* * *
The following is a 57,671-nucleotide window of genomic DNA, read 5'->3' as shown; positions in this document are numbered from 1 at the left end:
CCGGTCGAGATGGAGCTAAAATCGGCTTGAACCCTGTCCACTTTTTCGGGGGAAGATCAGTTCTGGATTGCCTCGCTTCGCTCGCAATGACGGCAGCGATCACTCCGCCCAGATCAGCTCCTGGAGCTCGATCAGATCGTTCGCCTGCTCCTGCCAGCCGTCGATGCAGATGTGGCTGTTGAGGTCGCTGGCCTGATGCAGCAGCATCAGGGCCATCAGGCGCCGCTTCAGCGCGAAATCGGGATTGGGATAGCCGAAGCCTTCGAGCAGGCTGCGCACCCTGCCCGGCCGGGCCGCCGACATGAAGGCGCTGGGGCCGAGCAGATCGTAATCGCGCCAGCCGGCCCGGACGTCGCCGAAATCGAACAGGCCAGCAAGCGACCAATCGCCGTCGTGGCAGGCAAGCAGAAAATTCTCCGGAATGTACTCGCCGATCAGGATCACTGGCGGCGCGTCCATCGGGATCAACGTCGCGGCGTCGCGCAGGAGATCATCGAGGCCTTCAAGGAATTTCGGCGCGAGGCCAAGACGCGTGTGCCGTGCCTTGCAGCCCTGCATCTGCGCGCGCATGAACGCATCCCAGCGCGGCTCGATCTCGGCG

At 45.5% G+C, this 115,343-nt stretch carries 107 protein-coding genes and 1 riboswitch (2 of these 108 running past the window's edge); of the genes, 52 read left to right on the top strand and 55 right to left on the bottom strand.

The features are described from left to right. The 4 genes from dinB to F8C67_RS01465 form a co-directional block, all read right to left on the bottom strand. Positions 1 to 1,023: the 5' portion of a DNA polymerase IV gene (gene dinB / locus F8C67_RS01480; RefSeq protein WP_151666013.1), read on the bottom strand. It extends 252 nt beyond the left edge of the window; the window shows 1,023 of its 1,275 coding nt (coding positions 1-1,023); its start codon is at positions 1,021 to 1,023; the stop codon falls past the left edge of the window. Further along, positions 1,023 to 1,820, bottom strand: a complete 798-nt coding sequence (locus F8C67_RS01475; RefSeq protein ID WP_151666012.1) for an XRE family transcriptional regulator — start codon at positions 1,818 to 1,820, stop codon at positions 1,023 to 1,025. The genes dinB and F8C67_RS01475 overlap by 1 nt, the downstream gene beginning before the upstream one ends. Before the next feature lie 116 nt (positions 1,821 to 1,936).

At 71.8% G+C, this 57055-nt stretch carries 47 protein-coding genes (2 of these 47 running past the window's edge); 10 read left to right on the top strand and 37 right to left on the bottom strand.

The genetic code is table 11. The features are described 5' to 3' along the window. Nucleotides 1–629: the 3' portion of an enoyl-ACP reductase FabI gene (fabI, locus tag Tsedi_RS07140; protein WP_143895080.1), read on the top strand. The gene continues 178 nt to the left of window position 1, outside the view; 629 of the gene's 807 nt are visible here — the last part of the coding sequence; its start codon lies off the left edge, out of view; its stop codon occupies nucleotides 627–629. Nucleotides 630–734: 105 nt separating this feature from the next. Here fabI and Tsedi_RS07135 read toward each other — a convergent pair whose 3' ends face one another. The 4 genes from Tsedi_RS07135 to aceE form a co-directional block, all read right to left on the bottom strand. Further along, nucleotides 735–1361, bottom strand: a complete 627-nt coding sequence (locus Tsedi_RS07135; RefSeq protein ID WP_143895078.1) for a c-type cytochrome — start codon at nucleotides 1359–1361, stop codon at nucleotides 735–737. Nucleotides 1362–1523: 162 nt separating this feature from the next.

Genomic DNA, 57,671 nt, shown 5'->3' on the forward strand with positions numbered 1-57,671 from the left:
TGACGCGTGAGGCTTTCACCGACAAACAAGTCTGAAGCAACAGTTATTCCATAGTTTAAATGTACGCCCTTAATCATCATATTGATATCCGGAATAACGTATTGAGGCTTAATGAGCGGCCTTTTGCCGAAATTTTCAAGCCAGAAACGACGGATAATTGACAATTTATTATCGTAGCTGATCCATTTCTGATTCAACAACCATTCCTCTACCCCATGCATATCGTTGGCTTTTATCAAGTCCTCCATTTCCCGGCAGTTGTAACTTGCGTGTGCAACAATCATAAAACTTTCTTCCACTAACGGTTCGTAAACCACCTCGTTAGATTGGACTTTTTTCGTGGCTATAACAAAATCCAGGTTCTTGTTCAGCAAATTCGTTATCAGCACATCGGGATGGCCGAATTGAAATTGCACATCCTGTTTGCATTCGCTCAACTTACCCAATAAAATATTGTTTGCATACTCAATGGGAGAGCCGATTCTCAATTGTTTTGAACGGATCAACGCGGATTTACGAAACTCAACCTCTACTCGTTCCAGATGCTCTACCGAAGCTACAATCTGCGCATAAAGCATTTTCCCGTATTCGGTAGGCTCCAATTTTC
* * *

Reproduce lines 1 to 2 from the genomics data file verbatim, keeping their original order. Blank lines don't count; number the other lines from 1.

The following is a 57,671-nucleotide window of genomic DNA, read 5'->3' as shown; positions in this document are numbered from 1 at the left end:
CCGGTCGAGATGGAGCTAAAATCGGCTTGAACCCTGTCCACTTTTTCGGGGGAAGATCAGTTCTGGATTGCCTCGCTTCGCTCGCAATGACGGCAGCGATCACTCCGCCCAGATCAGCTCCTGGAGCTCGATCAGATCGTTCGCCTGCTCCTGCCAGCCGTCGATGCAGATGTGGCTGTTGAGGTCGCTGGCCTGATGCAGCAGCATCAGGGCCATCAGGCGCCGCTTCAGCGCGAAATCGGGATTGGGATAGCCGAAGCCTTCGAGCAGGCTGCGCACCCTGCCCGGCCGGGCCGCCGACATGAAGGCGCTGGGGCCGAGCAGATCGTAATCGCGCCAGCCGGCCCGGACGTCGCCGAAATCGAACAGGCCAGCAAGCGACCAATCGCCGTCGTGGCAGGCAAGCAGAAAATTCTCCGGAATGTACTCGCCGATCAGGATCACTGGCGGCGCGTCCATCGGGATCAACGTCGCGGCGTCGCGCAGGAGATCATCGAGGCCTTCAAGGAATTTCGGCGCGAGGCCAAGACGCGTGTGCCGTGCCTTGCAGCCCTGCATCTGCGCGCGCATGAACGCATCCCAGCGCGGCTCGATCTCGGCG